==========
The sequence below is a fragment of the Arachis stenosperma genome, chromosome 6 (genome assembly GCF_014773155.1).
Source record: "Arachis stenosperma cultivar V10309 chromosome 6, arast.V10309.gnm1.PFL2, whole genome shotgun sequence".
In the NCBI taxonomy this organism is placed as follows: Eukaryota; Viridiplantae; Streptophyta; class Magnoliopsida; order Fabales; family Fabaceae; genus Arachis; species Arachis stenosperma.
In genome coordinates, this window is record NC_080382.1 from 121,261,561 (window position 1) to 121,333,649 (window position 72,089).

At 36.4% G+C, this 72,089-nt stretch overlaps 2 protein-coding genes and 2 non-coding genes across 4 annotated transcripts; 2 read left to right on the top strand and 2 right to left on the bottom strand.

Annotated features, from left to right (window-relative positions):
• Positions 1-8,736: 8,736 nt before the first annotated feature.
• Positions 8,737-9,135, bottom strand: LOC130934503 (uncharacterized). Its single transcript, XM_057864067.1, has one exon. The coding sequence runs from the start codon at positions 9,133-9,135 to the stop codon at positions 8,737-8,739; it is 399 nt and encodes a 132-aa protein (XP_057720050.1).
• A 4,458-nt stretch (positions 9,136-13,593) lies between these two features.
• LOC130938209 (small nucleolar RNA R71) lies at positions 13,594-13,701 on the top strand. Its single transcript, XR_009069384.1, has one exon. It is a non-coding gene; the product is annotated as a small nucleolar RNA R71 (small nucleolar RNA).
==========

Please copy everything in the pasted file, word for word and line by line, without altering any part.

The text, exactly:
The sequence below is a fragment of the Arachis stenosperma genome, chromosome 6 (genome assembly GCF_014773155.1).
Source record: "Arachis stenosperma cultivar V10309 chromosome 6, arast.V10309.gnm1.PFL2, whole genome shotgun sequence".
In the NCBI taxonomy this organism is placed as follows: Eukaryota; Viridiplantae; Streptophyta; class Magnoliopsida; order Fabales; family Fabaceae; genus Arachis; species Arachis stenosperma.
In genome coordinates, this window is record NC_080382.1 from 121,261,561 (window position 1) to 121,333,649 (window position 72,089).

At 36.4% G+C, this 72,089-nt stretch overlaps 2 protein-coding genes and 2 non-coding genes across 4 annotated transcripts; 2 read left to right on the top strand and 2 right to left on the bottom strand.

Annotated features, from left to right (window-relative positions):
• Positions 1-8,736: 8,736 nt before the first annotated feature.
• Positions 8,737-9,135, bottom strand: LOC130934503 (uncharacterized). Its single transcript, XM_057864067.1, has one exon. The coding sequence runs from the start codon at positions 9,133-9,135 to the stop codon at positions 8,737-8,739; it is 399 nt and encodes a 132-aa protein (XP_057720050.1).
• A 4,458-nt stretch (positions 9,136-13,593) lies between these two features.
• LOC130938209 (small nucleolar RNA R71) lies at positions 13,594-13,701 on the top strand. Its single transcript, XR_009069384.1, has one exon. It is a non-coding gene; the product is annotated as a small nucleolar RNA R71 (small nucleolar RNA).